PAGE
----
Summer Scholars in the Killian Lab

This year, four undergraduate students have received funding to do summer research in the Killian Lab.

Emily Hudson: Delaware IDeA Network of Biomedical Research (INBRE) Summer Scholar, supported by the National Institutes of Health (NIGMS)

  • Emily is a rising UD senior in the College of Agriculture and Natural Resources (CANR) studying Animal Biosciences. Emily’s project focuses on identifying the role of FGF9 in the postnatal brain. She is using genetically modified organisms that include lineage tracing and gene deletion to assess the structural morphology and cell populations of the cerebellum and hippocampus.

Lindsay Erndwein: Dare to BeFIRST! Research Experience for Undergraduates (REU),Center for Biomechanical Engineering Research, supported by the National Science Foundation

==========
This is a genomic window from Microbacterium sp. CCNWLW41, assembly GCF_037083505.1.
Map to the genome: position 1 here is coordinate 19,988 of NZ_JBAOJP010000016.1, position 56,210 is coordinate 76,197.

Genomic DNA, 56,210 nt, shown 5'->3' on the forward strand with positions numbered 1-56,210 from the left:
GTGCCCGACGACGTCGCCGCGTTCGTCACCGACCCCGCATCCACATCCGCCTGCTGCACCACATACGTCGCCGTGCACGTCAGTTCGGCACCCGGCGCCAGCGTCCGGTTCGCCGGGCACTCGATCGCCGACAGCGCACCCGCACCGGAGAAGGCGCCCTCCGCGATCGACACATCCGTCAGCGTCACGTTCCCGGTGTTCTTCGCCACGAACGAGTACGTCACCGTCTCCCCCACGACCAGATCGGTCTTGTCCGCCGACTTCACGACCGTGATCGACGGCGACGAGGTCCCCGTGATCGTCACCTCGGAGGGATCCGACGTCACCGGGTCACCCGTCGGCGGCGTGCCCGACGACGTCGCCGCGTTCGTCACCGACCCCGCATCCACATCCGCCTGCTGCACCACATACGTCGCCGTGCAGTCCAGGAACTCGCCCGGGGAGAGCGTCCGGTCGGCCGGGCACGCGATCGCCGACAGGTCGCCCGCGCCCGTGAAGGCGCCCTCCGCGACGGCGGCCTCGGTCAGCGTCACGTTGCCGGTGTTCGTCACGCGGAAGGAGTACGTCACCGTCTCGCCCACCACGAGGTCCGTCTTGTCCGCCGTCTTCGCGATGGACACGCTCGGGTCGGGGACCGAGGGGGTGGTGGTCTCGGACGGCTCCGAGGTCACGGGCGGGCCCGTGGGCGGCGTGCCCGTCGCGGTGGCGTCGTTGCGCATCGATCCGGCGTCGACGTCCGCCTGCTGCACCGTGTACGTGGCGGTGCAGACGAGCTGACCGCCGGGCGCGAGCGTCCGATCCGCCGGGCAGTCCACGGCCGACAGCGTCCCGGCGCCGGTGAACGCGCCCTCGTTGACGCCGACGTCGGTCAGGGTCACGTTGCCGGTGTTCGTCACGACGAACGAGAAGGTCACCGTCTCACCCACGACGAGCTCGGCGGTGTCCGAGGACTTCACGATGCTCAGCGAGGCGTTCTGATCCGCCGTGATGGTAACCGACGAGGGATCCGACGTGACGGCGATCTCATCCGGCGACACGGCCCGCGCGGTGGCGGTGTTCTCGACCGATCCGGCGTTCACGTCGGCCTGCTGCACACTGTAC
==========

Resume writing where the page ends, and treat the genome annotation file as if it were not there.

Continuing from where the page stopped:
• Lindsay is a rising Penn State University senior in the College of Engineering studying Materials Science and Engineering. Lindsay’s project focuses on identifying collagen fibril alignment and organization of tendons in strained and unstrained environments. She is using second harmonic generation and 2-photon microscopy to quantitatively assess organization and structure of the Achilles tendon and supraspinatus tendon in mice and bats.

Patrick Canning: UD Summer Scholars, supported by the University of Delaware Undergraduate Research and Experiential Learning Program

  • Patrick is a rising UD Junior in the College of Engineering studying Biomedical Engineering. Patrick’s project focuses on the embryonic growth of limbs ex vivo. He is using live explant culture of murine limb buds to develop a platform for studying biomolecular and biomechanical cues that drive limb growth.

Julia Paganucci: Dare to BeFIRST! Research Experience for Undergraduates (REU), Center for Biomechanical Engineering Research, supported by the National Science Foundation

  • Julia is a rising UD Junior in the College of Engineering studying Mechanical Engineering. Julia’s project focuses on designing test fixtures for validation and testing of murine hip joint laxity. She is using 3-D printing, machining, and mechanical testing of soft materials for uniaxial testing of intact, ex vivo hips.